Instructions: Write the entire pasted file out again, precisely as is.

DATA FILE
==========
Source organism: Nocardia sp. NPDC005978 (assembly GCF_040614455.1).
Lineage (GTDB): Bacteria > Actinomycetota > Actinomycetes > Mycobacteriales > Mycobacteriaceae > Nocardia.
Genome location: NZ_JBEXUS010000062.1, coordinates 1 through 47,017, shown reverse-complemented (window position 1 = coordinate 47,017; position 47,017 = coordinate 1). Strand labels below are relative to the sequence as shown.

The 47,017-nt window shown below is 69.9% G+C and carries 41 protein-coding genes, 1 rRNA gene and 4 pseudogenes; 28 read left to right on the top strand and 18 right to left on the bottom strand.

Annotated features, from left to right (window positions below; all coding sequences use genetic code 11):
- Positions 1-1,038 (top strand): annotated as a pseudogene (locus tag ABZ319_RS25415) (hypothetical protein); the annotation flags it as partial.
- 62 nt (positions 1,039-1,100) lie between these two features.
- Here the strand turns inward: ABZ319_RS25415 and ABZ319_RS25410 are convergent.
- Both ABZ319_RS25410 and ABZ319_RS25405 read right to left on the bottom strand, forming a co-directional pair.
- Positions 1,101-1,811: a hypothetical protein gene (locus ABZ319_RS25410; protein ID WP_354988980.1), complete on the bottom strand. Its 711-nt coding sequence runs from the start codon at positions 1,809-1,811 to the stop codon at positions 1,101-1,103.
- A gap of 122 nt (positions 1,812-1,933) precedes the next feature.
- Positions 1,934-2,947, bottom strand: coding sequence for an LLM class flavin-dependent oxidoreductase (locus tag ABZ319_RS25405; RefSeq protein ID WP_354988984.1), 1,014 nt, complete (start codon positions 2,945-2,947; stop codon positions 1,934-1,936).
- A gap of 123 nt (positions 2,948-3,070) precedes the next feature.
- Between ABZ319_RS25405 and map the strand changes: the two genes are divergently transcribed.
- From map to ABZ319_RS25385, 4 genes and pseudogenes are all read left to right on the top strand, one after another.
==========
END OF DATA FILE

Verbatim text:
Source organism: Nocardia sp. NPDC005978 (assembly GCF_040614455.1).
Lineage (GTDB): Bacteria > Actinomycetota > Actinomycetes > Mycobacteriales > Mycobacteriaceae > Nocardia.
Genome location: NZ_JBEXUS010000062.1, coordinates 1 through 47,017, shown reverse-complemented (window position 1 = coordinate 47,017; position 47,017 = coordinate 1). Strand labels below are relative to the sequence as shown.

The 47,017-nt window shown below is 69.9% G+C and carries 41 protein-coding genes, 1 rRNA gene and 4 pseudogenes; 28 read left to right on the top strand and 18 right to left on the bottom strand.

Annotated features, from left to right (window positions below; all coding sequences use genetic code 11):
- Positions 1-1,038 (top strand): annotated as a pseudogene (locus tag ABZ319_RS25415) (hypothetical protein); the annotation flags it as partial.
- 62 nt (positions 1,039-1,100) lie between these two features.
- Here the strand turns inward: ABZ319_RS25415 and ABZ319_RS25410 are convergent.
- Both ABZ319_RS25410 and ABZ319_RS25405 read right to left on the bottom strand, forming a co-directional pair.
- Positions 1,101-1,811: a hypothetical protein gene (locus ABZ319_RS25410; protein ID WP_354988980.1), complete on the bottom strand. Its 711-nt coding sequence runs from the start codon at positions 1,809-1,811 to the stop codon at positions 1,101-1,103.
- A gap of 122 nt (positions 1,812-1,933) precedes the next feature.
- Positions 1,934-2,947, bottom strand: coding sequence for an LLM class flavin-dependent oxidoreductase (locus tag ABZ319_RS25405; RefSeq protein ID WP_354988984.1), 1,014 nt, complete (start codon positions 2,945-2,947; stop codon positions 1,934-1,936).
- A gap of 123 nt (positions 2,948-3,070) precedes the next feature.
- Between ABZ319_RS25405 and map the strand changes: the two genes are divergently transcribed.
- From map to ABZ319_RS25385, 4 genes and pseudogenes are all read left to right on the top strand, one after another.